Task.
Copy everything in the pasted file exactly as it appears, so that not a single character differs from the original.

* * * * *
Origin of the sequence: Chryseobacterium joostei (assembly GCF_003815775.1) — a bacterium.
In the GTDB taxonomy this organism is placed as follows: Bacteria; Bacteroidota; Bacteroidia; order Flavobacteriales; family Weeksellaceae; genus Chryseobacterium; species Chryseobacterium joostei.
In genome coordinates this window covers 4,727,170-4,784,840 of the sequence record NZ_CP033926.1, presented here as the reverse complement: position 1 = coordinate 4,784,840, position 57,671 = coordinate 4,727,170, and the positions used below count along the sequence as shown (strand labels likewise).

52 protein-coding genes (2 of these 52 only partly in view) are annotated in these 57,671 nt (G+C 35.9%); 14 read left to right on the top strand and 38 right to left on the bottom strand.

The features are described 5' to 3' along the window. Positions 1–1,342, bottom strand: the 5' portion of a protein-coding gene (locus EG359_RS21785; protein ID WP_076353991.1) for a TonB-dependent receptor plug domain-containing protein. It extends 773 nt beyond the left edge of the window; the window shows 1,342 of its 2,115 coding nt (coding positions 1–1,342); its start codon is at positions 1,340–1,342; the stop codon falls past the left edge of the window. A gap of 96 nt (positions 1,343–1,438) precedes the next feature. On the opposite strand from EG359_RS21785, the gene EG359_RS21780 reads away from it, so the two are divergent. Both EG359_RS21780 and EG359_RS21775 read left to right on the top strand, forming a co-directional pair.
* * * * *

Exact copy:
Origin of the sequence: Chryseobacterium joostei (assembly GCF_003815775.1) — a bacterium.
In the GTDB taxonomy this organism is placed as follows: Bacteria; Bacteroidota; Bacteroidia; order Flavobacteriales; family Weeksellaceae; genus Chryseobacterium; species Chryseobacterium joostei.
In genome coordinates this window covers 4,727,170-4,784,840 of the sequence record NZ_CP033926.1, presented here as the reverse complement: position 1 = coordinate 4,784,840, position 57,671 = coordinate 4,727,170, and the positions used below count along the sequence as shown (strand labels likewise).

52 protein-coding genes (2 of these 52 only partly in view) are annotated in these 57,671 nt (G+C 35.9%); 14 read left to right on the top strand and 38 right to left on the bottom strand.

The features are described 5' to 3' along the window. Positions 1–1,342, bottom strand: the 5' portion of a protein-coding gene (locus EG359_RS21785; protein ID WP_076353991.1) for a TonB-dependent receptor plug domain-containing protein. It extends 773 nt beyond the left edge of the window; the window shows 1,342 of its 2,115 coding nt (coding positions 1–1,342); its start codon is at positions 1,340–1,342; the stop codon falls past the left edge of the window. A gap of 96 nt (positions 1,343–1,438) precedes the next feature. On the opposite strand from EG359_RS21785, the gene EG359_RS21780 reads away from it, so the two are divergent. Both EG359_RS21780 and EG359_RS21775 read left to right on the top strand, forming a co-directional pair.